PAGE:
HDA Brexit submission to Health Select Committee - press release

HDA UK raises concerns of increased risk to security of medicines supply after Brexit

London, 31st October 2017 – Responding to the Health Select Committee’s inquiry on ‘Brexit - medicines, medical devices and substances of human origin’, the Healthcare Distribution Association (HDA UK) warned that any disruption to the cross-border flow of medicines following the UK’s exit from the European Union could place patient safety at risk. The HDA urges the UK Government to consider the following key issues as part of the negotiations for exiting the European Union:

  • Greater awareness of potential risks associated with leaving the block
  • Importance of ensuring medicines supply chain resilience
  • Necessity to consider the likely impact of Brexit on the cost of NHS medicines

As part of this submission, the HDA provided insight on several areas that it believes will impact the medicines supply chain after Brexit including, but not limited to, customs arrangements and tariffs, medicines licensing, access to labour and global regulatory co-operation. The Association warned that the introduction of border controls and tariffs, potentially resulting in tariffs making medicines more expensive to import in the UK, and substantially increasing the administrative burden, could have an impact on the security of the supply of medicines in the UK.

Similarly, the loss of equivalence with pan-European legislation for drug approval could have negative consequences on the ability of pharmaceutical manufacturers to bring their products to the UK as quickly as is currently the case. Another pressing issue is the ability to parallel import medicines into the UK – a process which has enabled the country to source products from the EEA to cover availability gaps, at times of unforecasted demand, and mitigate the risks associated with medicines shortages. Parallel imports have also produced direct savings for the NHS, as much as €986.2 million[1] between 2004 and 2009.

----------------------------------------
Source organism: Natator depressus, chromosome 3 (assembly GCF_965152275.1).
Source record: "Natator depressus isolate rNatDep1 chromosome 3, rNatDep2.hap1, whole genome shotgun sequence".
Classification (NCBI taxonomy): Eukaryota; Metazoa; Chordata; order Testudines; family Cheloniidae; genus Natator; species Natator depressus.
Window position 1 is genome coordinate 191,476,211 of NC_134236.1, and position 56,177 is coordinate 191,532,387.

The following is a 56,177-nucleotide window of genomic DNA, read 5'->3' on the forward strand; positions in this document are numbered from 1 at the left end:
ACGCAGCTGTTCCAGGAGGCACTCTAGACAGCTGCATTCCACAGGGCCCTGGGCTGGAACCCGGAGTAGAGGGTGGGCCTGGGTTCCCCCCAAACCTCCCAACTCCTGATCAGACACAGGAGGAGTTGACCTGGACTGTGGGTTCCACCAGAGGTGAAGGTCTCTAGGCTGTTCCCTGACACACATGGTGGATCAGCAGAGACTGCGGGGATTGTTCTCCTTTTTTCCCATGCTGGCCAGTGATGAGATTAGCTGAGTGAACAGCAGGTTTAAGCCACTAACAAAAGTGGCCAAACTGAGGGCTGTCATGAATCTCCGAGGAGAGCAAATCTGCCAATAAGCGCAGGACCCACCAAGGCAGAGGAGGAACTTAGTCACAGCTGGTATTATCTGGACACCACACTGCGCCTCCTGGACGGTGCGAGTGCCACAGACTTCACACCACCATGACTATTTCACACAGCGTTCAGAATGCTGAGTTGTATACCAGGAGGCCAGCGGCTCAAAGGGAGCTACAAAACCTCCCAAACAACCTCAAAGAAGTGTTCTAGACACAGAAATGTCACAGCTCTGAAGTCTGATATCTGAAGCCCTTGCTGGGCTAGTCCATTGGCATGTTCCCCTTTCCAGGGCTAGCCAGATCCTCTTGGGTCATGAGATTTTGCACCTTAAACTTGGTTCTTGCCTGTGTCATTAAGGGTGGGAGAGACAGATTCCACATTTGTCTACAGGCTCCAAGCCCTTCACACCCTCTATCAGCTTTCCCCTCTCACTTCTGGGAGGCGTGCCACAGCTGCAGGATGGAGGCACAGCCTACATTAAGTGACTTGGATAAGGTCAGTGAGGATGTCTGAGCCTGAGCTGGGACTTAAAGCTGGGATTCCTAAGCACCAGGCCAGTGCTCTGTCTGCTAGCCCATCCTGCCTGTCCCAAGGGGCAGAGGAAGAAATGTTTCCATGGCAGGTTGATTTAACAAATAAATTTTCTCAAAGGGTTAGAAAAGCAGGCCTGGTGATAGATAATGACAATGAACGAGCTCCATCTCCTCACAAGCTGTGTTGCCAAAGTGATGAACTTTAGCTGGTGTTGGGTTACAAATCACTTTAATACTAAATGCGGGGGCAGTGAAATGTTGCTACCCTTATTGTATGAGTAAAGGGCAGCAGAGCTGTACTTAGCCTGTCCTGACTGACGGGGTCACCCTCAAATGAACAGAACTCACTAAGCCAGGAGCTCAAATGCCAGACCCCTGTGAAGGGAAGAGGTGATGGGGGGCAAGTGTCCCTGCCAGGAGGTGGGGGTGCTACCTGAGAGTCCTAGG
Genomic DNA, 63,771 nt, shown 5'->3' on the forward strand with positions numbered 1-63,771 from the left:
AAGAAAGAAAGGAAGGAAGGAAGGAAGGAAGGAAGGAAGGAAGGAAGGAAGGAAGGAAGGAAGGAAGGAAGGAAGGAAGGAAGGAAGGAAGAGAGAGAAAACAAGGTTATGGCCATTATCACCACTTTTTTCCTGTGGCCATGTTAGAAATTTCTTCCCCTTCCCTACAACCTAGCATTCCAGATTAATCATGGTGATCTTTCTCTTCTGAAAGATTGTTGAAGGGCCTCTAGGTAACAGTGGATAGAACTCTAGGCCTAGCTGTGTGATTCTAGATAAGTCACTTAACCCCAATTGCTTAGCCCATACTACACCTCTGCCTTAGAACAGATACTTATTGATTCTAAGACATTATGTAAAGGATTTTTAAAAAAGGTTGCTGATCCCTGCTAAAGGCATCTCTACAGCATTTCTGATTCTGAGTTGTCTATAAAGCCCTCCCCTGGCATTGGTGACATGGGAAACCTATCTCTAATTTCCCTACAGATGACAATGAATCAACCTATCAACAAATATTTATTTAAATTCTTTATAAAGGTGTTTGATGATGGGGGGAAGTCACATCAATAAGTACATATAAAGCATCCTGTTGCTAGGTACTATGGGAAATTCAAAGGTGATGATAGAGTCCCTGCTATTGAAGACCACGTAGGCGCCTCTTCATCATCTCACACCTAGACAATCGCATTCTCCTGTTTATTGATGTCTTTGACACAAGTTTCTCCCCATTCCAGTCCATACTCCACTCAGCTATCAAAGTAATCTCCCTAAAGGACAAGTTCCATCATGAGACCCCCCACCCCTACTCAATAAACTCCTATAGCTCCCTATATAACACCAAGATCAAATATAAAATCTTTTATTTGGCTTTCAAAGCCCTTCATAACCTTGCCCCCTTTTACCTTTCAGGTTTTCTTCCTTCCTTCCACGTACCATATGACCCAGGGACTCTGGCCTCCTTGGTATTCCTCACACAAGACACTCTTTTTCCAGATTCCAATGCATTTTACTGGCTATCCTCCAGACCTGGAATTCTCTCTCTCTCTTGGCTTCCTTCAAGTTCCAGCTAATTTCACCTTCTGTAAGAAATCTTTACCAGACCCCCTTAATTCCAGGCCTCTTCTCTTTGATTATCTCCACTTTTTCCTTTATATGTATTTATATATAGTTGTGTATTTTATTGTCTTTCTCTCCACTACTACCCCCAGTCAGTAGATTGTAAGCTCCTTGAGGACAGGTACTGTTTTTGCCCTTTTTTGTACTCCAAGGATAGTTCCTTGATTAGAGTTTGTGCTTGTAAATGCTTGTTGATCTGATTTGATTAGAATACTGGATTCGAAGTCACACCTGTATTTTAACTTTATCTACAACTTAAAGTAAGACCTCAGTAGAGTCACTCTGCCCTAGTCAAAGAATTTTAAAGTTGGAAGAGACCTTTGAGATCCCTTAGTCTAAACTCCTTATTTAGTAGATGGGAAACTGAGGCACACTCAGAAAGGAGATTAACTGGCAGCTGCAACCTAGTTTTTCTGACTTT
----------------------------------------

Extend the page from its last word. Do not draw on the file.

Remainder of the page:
The HDA is therefore supportive of a transitional agreement with the EU on these issues, in order to allow time to develop a long-term and sustainable solution, that provides the medicines supply chain with the much-needed certainty and clarity that it requires to deliver the right medicines, in the right place at the right time to patients across the UK.

As an Association, the HDA looks forward to continuing to work with the UK Government, Department of Health and MHRA to ensure that the impact on patient access to medicines and patient safety is as limited as possible when the UK leaves the EU in March 2019.

The full submission to the Health Select Committee’s inquiry by the HDA is available to read here.

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About the Healthcare Distribution Association

The Healthcare Distribution Association (HDA UK)  represents  those  businesses  who  supply  medicines, medical   devices   and   healthcare   services   for   patients,   pharmacies,   hospitals,   doctors   and   the pharmaceutical industry. HDA UK members operate across the 4 nations of the United Kingdom enabling a safe, efficient and high-quality supply chain for the healthcare sector.  They are responsible for distributing over 92% of NHS medicines and provide wholesaling services including working capital, stock management and IT systems to their supply chain partners. Formerly known as the British Association of Pharmaceutical Wholesalers (BAPW), the Association rebranded in February 2016 to better reflect the evolving healthcare supply chain, as innovative practices and technologies make new services possible for manufacturers and to those who dispense medicines, reflecting the needs and choices of individual patients.

 

[1] Enemark and Pederson. Parallel imports of pharmaceuticals in Denmark, Germany, Sweden and the UK, 2004 – 2009. An analysis of savings. 2011.

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